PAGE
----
Description 11 - Riding

The last word (finally!) on the Canadian federal election - could that word be "disapprobation" or "glinty-eyed"? - as the iRiver goes behind the cardboard screen for the voting process. Featuring music by Talladega and a fat guy wearing a blue-and-white wig, and how the new government is related to what's in Scott Feschuk's pants.

This is where you click to subscribe like a forward-thinking NDP'er.
This is where you click to download like a want-it-now Conservative.

Associated links:
Wikipedia on the 2006 Canadian Federal Election
Searching for Scott Feschuk in Macleans (Guess the boy will land on his feet...)
[Update, March 23: He's gone into freelance speechwriting! Hire the guy, will ya? And tell him I sent you, so he'll be reeeeally appreciative...oh never mind. Hire him anyway.]
Talladega @ myspace
Olivia Chow and the NDP

Not surprising that my podcast involving politics has the most wind ever. (rimshot!)

If you aren't from Canada or you don't know anything about parliamentary elections, don't worry about this episode going over your head. It's a painfully basic and partially incorrect primer for anyone.

In the time between the election and posting this podcast, Stephen Harper got his back up with the U.S. about who controls what in the Arctic, which was a pleasant surprise. So who knows?

I wasn't always anti-Conservative, mind you. Back in '84 when I was still in high school in Ohio, I watched the Progressive Conservative Convention on the CBC and was fascinated by Brian Mulroney. It was probably that deep, sweet voice of his at the time, I don't know, but I thought his election held such promise. Crazy teenager I was. Then the U.S. free trade thing happened, and I wised up. Somewhere, I'm sure there are Conservatives/Reformers/Alliancers who do not make me want to tell them to just move down south where they really want to be and see what it's really like. Maybe I lead too sheltered a life to come across them.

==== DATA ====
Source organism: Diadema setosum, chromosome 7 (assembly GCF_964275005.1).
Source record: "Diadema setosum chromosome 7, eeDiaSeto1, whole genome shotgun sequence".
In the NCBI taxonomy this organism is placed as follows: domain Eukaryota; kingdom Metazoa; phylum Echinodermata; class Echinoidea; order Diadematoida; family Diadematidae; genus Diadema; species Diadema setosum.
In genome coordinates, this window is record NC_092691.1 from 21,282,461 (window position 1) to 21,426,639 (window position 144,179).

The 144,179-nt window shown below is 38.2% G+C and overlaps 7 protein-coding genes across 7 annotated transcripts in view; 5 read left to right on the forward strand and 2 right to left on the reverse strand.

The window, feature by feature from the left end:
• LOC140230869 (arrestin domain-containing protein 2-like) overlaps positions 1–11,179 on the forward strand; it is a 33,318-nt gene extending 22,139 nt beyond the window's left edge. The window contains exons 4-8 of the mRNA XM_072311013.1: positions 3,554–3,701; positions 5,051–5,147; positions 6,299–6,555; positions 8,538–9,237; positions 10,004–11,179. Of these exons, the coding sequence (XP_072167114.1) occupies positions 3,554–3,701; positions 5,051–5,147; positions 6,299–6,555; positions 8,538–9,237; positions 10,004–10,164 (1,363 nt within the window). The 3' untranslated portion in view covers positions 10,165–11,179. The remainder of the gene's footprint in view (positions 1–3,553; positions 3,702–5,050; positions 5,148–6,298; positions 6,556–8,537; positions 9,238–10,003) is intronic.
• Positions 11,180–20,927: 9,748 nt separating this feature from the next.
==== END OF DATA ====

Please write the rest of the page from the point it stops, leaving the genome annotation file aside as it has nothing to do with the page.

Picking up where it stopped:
While I'm not a card-carrying NDP'er, I have two nice stories about those who lead them.

One isn't really a story: my very first 6 Ross party, there I was walking down Ross Street, not sure what I was getting into, and I approached that old house at about midnight. Rock seeping from the woodwork, a crowd smoking on the porch. When I reached that porch, there was Olivia Chow striding out of the house, smiling. And I thought, "wow, Olivia Chow was here; this could be good."

The other story involves her husband Jack Layton, also quite the personage in this town for a while, and lately the leader of the New Democratic Party. Of course, I'd see him around plenty of times over the years, and it was no surprise to see him front and centre in the first balcony at the Massey Hall CBC Rally featured in Description 6. After the show, everyone packed into the basement bar. The Canadian luminaries were dizzying to me. With the preceding show and whatever dumb anbient stuff I got later, I'd used up all the room on my iRiver. Then I happened to find myself in the same group of chatters as Jack Layton. Being the Torontonian I was, I was cool and didn't really say much of anything, but offered a thing or two. I think I may have mentioned the oddity of that night being the first time I'd ever been inside Massey Hall after years of living in Toronto. Layton asked me if I knew about the long history the venue had had with union events like that night's event (though I was more there to support the people than the union of which they were a part). I hadn't, so he gave me an brief and entertaining lecture about that history, going back to the turn of the last century, not long after Massey Hall had been founded. Our group found ourselves one of the last to leave, and the venue workers said their gracious goodbyes and locked the doors behind us as we left. We kept chatting about the importance of the CBC and the city and whatnot walking out on Gould and approaching Yonge. This is where I can't remember whether he piled in with some co-workers into a minivan, or whether he rode his bicycle home. Either one is pretty good. But I remember going on my way thinking what a nice, smart guy he was, and that I hadn't felt like I had been chatting with the leader of a major political party. No flyer that gets slipped under my door, and no tv mudslinging, will ever do that.

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